A leading member of the Republican Party, Mac Veagh in 1877 headed the commission that led to the compromise resolving the 1876 Hayes-Tilden presidential election dispute that originated in Louisiana. As President Garfield's attorney general, Mac Veagh indicted the president's assassin. Bispham in 1884 became a law professor at the University of Pennsylvania, so both partners distinguished themselves outside their law firm practice.

In his history of the Dechert law firm, Robert V. Massey, Jr., said Bispham's most significant litigation occurred when he defended the Pennsylvania Railroad after several homeowners charged that the railroad's operations decreased their property values. The Pennsylvania Supreme Court ruled in favor of the railroad, and the plaintiff's appeal to the U.S. Supreme Court failed.

A Developing Practice: 1900–45

In addition to the Pennsylvania Railroad, the Philadelphia law firm served a variety of banks and insurance and coal companies in the early 20th century. Following the 1908 collapse of part of the Phoenix Bridge Company's bridge across the St. Lawrence River, the company used the law firm to defend itself against lawsuits.

Name partner John Hampton Barnes served as president of the Chestnut Street Realty Company, a subsidiary of the Girard Trust Company. The realty company owned Philadelphia's Morris Building, which was the law firm's home from 1910 to 1942. In the late 1930s a firm lawyer was appointed to represent the Philadelphia Transportation Company when it faced a series of lawsuits.

Name partner Francis Biddle became quite well known in the first half of the 20th century. While remaining with the first predecessor law firm from 1916 to 1939, he often served in major government positions. He became an assistant U.S. attorney in 1922. In the mid-1930s he served as the chair of the National Labor Board and was instrumental in the origins of the 1935 National Labor Relations Act or Wagner Act that led to a huge increase in the percentage of American workers in unions. During World War II, he served as President Roosevelt's attorney general.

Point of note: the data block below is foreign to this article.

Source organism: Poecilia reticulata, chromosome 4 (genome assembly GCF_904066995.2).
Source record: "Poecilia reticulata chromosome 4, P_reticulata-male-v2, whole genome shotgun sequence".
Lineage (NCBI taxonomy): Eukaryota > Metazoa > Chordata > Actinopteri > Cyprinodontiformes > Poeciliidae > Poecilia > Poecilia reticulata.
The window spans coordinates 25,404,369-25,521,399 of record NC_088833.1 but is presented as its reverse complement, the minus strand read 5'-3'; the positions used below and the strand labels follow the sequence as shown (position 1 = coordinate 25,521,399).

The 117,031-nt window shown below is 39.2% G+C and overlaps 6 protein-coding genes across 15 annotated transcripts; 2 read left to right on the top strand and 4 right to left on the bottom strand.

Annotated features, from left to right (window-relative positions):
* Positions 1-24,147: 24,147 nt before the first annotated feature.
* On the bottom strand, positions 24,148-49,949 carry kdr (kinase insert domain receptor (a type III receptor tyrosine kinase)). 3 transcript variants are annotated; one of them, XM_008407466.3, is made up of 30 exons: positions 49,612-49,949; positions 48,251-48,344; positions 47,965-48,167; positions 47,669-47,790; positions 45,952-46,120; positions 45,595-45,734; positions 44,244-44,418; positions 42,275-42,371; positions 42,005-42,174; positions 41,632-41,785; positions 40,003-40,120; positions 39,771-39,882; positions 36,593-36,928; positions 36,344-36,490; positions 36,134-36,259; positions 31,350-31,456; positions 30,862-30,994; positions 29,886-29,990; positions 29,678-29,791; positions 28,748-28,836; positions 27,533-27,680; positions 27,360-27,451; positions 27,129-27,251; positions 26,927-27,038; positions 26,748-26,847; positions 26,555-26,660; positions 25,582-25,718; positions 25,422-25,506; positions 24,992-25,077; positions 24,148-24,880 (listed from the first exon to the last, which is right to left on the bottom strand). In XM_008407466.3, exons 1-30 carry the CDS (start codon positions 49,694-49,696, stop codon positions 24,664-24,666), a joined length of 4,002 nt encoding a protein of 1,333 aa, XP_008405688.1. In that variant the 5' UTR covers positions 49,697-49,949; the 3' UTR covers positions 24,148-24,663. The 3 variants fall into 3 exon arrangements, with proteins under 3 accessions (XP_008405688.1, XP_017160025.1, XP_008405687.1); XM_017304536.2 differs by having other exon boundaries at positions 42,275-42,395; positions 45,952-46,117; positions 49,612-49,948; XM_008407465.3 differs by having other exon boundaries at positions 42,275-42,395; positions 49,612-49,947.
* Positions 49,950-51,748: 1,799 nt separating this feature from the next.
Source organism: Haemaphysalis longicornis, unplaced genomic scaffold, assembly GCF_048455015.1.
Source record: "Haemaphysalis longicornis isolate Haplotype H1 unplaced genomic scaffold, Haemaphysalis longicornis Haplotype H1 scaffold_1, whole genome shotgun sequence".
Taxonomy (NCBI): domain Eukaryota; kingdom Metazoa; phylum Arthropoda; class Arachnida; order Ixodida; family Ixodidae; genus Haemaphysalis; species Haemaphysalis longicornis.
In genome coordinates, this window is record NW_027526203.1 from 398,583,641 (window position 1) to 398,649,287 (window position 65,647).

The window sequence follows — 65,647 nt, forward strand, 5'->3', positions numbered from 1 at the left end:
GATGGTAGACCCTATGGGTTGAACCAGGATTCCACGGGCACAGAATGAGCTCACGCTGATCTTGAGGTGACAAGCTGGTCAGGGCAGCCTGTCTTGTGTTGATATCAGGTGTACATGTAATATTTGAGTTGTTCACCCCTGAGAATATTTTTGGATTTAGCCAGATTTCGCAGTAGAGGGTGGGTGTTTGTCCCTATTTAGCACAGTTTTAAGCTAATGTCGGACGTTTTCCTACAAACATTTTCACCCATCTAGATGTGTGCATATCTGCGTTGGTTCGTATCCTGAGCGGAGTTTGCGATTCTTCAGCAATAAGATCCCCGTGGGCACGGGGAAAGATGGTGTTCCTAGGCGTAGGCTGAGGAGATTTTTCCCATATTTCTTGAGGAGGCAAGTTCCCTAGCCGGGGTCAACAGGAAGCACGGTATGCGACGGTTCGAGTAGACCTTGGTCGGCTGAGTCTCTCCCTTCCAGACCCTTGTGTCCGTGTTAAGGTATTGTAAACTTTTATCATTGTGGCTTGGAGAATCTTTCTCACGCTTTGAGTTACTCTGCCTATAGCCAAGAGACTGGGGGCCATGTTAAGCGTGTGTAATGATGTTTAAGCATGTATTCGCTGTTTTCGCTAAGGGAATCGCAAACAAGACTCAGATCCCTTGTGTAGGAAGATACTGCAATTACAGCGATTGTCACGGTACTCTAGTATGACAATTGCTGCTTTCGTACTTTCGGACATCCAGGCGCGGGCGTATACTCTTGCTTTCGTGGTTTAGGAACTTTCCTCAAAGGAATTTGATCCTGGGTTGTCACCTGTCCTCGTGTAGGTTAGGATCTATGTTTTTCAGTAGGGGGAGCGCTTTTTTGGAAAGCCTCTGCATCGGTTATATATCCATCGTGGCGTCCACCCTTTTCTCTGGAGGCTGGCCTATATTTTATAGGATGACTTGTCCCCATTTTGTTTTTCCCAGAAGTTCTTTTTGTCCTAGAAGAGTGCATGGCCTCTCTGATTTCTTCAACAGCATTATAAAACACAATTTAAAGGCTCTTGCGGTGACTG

During the depression of the 1930s, the law firm represented its long-term client Pennsylvania Railroad in a number of lawsuits. Those were Pennsylvania Railroad's peak years. According to the June 1936 issue of Fortune magazine, the railroad's 100,000 employees were 10 percent of that industry's workforce. The Pennsylvania Railroad also was one of the four railroads in the famous board game Monopoly that Parker Brothers patented during the Great Depression.

The Second Predecessor Firm and the 1942 Merger

When World War II began, the first predecessor firm, then known as Barnes, Myers & Price, lost most of its lawyers due to military or government service. With just two or three lawyers left, it decided to merge with Dechert, Smith & Clark, another small partnership in Philadelphia.

Robert Dechert and Curtis Bok had formed the second predecessor firm in 1930. After graduating from the University of Pennsylvania in 1916, Dechert served as an Army officer during World War I and then graduated from the University of Pennsylvania Law School in 1921. After working for his father's law firm, he became the vice-president and counsel of The Penn Mutual Life Insurance Company. Dechert remained the head of Penn Mutual's legal department after forming his partnership with Curtis Bok. When the two predecessor firms merged in 1942, the Barnes firm moved to the larger facilities in the Packard Building where the predecessor Dechert firm had its offices.